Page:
College can be one of the most exciting and rewarding times in an individual’s life, opening the door to pursue new knowledge, prepare for a future career and experience life in a new way. It can also be a very challenging time for students, especially those who may be at risk of developing or have already been diagnosed with a mental illness.
The onset of depressive illnesses tends to peak between the ages of 15 and 24 – just as academic pressures are mounting and students are adjusting emotionally to complex life changes. The challenges of college – leaving home for the first time, learning to live independently, forming new relationships, sleeping irregularly, and being confronted with greater access to alcohol and drugs – can be overwhelming for many students.
Recognizing the signs
This section of the website provides information about depression on college campuses, and tips for making the most of the collegiate experience when battling depression. It’s important for everyone – new students, returning students, faculty, staff and families – to learn to identify the signs of depression. Visit Learn About Your Diagnosis to learn more about the symptoms of depression in young people and adults, and Know Your Treatment Options for information about the many options available for treating depression.
How common are depressive illnesses on campus?
The number of college students diagnosed with depression or bipolar illness has increased steadily in recent years, and yet, sadly, depressive illnesses often remain hidden and untreated in the college-age population. Students may attempt to ignore or hide their symptoms because of social or academic pressures, and faculty and staff may not recognize the warning signs. But the good news is that depressive illnesses can be effectively diagnosed and treated, and treatment tends to be most effective when started in young adulthood.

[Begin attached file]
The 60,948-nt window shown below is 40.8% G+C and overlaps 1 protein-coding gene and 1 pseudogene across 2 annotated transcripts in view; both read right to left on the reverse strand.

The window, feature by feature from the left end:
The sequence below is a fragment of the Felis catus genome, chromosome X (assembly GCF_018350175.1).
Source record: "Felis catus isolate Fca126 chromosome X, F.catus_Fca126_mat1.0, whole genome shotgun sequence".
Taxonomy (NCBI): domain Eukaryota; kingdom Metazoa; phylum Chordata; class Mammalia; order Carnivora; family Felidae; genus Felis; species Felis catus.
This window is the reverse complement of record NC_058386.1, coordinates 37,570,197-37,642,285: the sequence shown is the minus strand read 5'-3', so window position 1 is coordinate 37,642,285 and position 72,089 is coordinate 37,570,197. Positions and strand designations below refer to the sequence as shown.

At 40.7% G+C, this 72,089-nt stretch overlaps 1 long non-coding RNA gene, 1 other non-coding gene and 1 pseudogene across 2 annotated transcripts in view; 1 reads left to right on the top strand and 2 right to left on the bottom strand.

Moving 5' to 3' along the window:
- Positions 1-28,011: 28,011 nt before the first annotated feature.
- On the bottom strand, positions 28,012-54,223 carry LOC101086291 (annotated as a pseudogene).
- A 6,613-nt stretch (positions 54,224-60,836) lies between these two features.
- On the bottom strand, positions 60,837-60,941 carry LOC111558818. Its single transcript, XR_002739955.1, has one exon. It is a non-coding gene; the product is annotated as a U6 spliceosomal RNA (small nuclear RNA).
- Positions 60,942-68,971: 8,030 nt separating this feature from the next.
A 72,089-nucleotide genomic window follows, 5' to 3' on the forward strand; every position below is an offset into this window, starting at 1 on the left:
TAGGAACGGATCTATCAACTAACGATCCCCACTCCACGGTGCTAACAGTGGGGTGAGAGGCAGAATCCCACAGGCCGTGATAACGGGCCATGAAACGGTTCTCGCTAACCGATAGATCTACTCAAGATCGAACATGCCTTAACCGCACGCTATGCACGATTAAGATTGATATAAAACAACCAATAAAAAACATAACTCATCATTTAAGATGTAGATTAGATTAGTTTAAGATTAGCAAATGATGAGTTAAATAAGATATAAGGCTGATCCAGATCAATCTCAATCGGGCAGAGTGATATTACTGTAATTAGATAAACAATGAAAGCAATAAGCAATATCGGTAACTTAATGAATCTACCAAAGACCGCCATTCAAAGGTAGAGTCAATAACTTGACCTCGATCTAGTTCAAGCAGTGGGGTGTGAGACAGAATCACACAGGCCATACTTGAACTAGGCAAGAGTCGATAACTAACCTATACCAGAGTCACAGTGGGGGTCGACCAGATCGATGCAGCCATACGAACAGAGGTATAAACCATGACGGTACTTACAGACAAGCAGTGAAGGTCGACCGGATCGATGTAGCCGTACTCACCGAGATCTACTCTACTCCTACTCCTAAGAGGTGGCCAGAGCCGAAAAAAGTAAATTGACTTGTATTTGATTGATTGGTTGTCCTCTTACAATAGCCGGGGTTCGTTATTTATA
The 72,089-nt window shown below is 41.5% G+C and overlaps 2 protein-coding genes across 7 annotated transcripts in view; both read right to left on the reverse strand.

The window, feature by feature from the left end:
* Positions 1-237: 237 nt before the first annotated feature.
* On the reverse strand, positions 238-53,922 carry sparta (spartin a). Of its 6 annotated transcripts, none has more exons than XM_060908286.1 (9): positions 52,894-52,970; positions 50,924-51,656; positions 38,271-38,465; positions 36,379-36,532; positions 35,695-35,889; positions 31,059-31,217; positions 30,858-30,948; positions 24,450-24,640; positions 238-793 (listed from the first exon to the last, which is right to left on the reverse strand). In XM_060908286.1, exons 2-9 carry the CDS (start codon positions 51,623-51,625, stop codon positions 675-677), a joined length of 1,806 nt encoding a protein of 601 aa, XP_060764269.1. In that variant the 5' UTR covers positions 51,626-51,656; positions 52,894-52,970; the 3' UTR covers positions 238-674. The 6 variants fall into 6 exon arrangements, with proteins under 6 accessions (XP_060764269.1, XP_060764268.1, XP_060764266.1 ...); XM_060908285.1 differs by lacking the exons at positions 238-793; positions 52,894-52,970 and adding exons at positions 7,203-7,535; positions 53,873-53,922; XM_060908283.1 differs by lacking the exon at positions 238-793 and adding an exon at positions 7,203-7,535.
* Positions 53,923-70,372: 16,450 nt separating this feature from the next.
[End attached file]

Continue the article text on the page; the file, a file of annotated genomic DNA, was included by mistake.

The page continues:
Advice for College Students
Students can succeed in college and manage their depression at the same time. The following tips form the basis of a successful strategy to do just that. The links below will lead you to more information about these specific topics found elsewhere on this website:
- If you suspect you may be suffering from depression, see a medical professional. Curious about how depression is diagnosed? Take this sample quiz. Wondering how to start the conversation? Click here for tips on talking with a healthcare professional.
- Remember that depression is a treatable illness. In addition to commonly-employed tools like psychotherapy and medication, taking charge of your own self-care is a key component in any successful treatment plan.
- Develop a dependable support system of friends, family and campus professionals.
- Try to establish and maintain consistent sleep habits, avoiding disruptions such as all-night study sessions.
- Get plenty of regular exercise.
- Eat a healthy diet.
- Avoid using alcohol or drugs.
- Keep stress in check. Seek academic help when needed, and don’t hesitate to seek guidance for roommate, relationship or financial concerns.
- If you have been receiving treatment back home, make it a priority to make referral arrangements with a healthcare provider and pharmacy near campus before school starts.